However, ‘People of God’ is only one of several images with which Tradition describes the nature of the Church. If our synodal discernment is to bear fruit, it must be enriched and oriented by these other dimensions. It seems to us paramount, precisely at this moment, to focus on the Church’s sacramental mystery. In what ways can we, now, contemplate — and experience — the Church with amazement also as corpus mysticum, as Bride of Christ, as mediatrix of graces? The Church cannot merely be defined as a visible community. The Church is a mystery of communion: communion of humankind with the Triune God; communion among the faithful; communion of all the particular Churches with the Successor of Peter.
We find that Catholics who constitute and carry the life of our parishes and communities instinctively sense this sacramental mystery but are not necessarily the ones inclined to fill in questionnaires or participate in group discussions. Let us not forget, in the context of the synodal process, to attend carefully to their witness also.
Right now, when Europe, subject to deep divisions, is threatening to explode, we ascertain: we need a higher criterion of unity. Christ alone is our hope! In his name the Church is called to be ‘a lasting and sure seed of unity, hope and salvation for the whole human race’ (Lumen Gentium, 9). Only if the Church’s life ad intra is rooted in Christ, only if we live out of the fullness of his revelation, shall we measure up to this vocation. We can hardly expect a new fullness of Catholic vitality to follow from impoverishment of the content of our faith.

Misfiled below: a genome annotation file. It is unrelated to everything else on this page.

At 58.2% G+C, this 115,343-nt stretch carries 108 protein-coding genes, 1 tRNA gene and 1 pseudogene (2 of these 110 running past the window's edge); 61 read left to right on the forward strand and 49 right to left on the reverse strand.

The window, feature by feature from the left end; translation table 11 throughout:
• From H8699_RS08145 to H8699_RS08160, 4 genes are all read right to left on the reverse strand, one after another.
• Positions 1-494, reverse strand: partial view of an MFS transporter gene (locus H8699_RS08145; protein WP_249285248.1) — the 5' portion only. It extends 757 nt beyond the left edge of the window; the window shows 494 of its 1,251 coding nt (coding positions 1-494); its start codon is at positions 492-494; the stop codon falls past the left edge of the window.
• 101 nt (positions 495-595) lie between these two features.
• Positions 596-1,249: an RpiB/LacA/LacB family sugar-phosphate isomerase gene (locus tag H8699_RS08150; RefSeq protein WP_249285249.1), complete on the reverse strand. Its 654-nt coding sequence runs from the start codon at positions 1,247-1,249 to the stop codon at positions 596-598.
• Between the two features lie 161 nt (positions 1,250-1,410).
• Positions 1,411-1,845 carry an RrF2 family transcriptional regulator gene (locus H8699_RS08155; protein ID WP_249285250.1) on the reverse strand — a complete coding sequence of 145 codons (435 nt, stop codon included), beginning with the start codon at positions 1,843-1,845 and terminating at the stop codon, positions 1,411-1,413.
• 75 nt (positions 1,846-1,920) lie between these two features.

We are convinced that the Church in Germany, even in the throes of present crisis, possesses potential for renewal. We are all called, as on the first day of the Gospel, to radical conversion and to holiness. With gratitude we recall the great German saints, the theologians who have enriched us wonderfully, and the throng of German missionaries sent to the ends of the earth to labour in humble obscurity. We are sincerely thankful for the generosity of German Catholics who have contributed, worldwide, to relieve suffering and enable growth. From this patrimony, seeds of blessing will sprout also in the present day.
We hope and pray, then, that the faith handed on to us, the graciously transformative life in Christ, will continue to be upheld in the Church, also in the face of a society in violent transformation.
We wish you and all our colleagues in the German Bishops’ Conference courage and hope to preserve unity. We remain fraternally united with you in pursuit of this great purpose. Trustfully we commend the Church in Germany to the intercession of Mary, Mother of the Church.
With every good wish for a blessed Lent,
Bishop Czeslaw Kozon, Copenhagen, President
Anders Cardinal Arborelius OCD, Stockholm, Vicepresident
Bishop Bernt Eidsvig Can.Reg, Oslo
Bishop David Tencer OFMCap, Reykjavik
Bishop Prelate Berislav Grgic, Tromsø
Bishop Prelate Erik Varden OCSO, Trondheim
P. Marco Pasinato, Diocesan Administrator of Helsinki
Bishop Peter Bürcher, Bishop emeritus of Reykjavik
Bishop Teemu Sippo SCI, Bishop emeritus of Helsinki
Sr. Anna Mirijam Kaschner CPS, General Secretary
Tromsø, 9. March 2022
The Bishops’ Conference of the Nordic Countries at its last assembly, held in Prague.